It’s been a couple weeks, and we’re already about a quarter way into this show. I wrote mainly about the art style and potential for things to get interesting in my post on the first episode, and episode 3 saw this show make good on that potential. Now, this should be assumed for any episodic blog post, but, be warned, there are spoilers ahead.
Posts Tagged ‘action
No Cybody fight this week, but this episode did a lot to bring the two big storylines closer to their conclusion. While I know a lot of people have been focusing on the Mizuno’s endless eight like experience, I thought the far more interesting storyline came from the very short segment between Sugata and Head.
So Shaft and Shinbo’s hightly anticipated original magical girl show has started, which means we finally get to see what all the hype was about. At the same time, this was still just the first episode, so the “wait and see” approach would be the right one to follow at this point. Still, what was shown was unique and displayed a lot of potential, leaving me excited for more.
So this is a bit of a cheat, as it’s about something from 2000, not 2010. It’s about something exactly 10 years ago, in fact, as today, December 21, 2010, is still the 10th anniversary of Gainax’s release of the 5th episode of FLCL, Brittle Bullet. This is part of a series of posts I’m making on looking back at FLCL 10 years later. Like all my other posts, I opted not to rewatch the episode for the post and to write based only on memory instead. You can read the other posts here: (1 & 2: Fooly Cooly and Firestarter) (3: Marquis de Carabas) (4: Full Swing).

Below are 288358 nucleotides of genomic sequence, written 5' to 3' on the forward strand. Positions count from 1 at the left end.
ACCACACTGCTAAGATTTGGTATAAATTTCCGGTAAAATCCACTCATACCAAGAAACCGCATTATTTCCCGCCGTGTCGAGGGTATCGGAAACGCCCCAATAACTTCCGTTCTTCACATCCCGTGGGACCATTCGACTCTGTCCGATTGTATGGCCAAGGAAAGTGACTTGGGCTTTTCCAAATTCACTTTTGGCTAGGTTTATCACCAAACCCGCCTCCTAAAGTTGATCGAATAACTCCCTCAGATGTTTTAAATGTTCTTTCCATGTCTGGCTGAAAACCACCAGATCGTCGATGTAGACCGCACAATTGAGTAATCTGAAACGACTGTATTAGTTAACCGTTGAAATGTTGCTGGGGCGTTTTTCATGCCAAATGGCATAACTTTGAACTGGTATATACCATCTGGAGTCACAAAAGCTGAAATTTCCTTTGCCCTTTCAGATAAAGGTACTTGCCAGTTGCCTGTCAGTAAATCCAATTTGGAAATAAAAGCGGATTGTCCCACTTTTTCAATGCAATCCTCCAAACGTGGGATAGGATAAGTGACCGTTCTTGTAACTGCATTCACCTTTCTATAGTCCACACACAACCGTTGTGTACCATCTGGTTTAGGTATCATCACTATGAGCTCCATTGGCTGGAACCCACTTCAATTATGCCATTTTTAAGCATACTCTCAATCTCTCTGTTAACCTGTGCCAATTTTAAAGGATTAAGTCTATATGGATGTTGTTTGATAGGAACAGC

I see this as a bit of an odd episode. It was right in the middle of the tour de force that was the entire 2nd half of FLCL, yet it didn’t have the same magic of episode 4 or the significance of being the true climax of episode 6. Still, this episode was a major part of the reason that the last half of FLCL was as amazing as it had been, and it provided some of the best action sequences in the show while also pushing the plot along.
That is the one thing I learned from my 10th grade English class. I had written an otherwise excellent (for a 10th grader), well sourced paper about Herbert Hoover’s life and she gives me a B- for no other reason than that the paper had no transitions. Suffice it to say, I’ve never made that mistake again in an academic paper. That’s one of the big issues with Legendary Heroes that has bothered me for some time; there are no transitions. Now, there has been the constant shifting from one story to another, and I’m cool with that. However, putting characters in unexplained situations, like the show did in episode 15, or the weird shift in tone from the last episode to this one are disappointing, to say the least.
For those of you who aren’t with it, that’s a baseball reference. After finishing this episode, I couldn’t help but think everything that happened was already hinted at in previous episodes, or was so predictable that a blind man could have seen it coming. Now, I’m all for solid character development, but it didn’t seem to me that Star Driver was the type of show to bash us over the head with it. So in case is wasn’t already clear, both Mizuno and Marino like Takuto.